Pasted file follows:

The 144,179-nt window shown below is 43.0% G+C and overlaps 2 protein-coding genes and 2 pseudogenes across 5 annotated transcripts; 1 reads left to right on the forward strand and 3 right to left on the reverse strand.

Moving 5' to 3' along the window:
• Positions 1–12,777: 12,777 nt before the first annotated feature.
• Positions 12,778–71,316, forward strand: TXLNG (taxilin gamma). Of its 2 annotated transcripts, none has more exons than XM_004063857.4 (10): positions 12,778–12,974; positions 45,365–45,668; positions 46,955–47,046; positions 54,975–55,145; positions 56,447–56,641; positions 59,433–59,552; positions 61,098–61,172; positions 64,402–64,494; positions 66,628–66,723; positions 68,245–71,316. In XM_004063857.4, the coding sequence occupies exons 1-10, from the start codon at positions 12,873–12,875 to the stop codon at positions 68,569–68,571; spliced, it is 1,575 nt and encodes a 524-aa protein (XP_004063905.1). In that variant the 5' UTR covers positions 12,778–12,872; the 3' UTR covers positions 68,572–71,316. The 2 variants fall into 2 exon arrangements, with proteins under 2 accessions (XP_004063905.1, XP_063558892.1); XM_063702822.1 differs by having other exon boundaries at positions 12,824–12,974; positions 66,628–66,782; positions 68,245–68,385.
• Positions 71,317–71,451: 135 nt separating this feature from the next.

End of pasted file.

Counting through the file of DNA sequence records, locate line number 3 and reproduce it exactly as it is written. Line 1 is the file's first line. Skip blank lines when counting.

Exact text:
• Positions 1–12,777: 12,777 nt before the first annotated feature.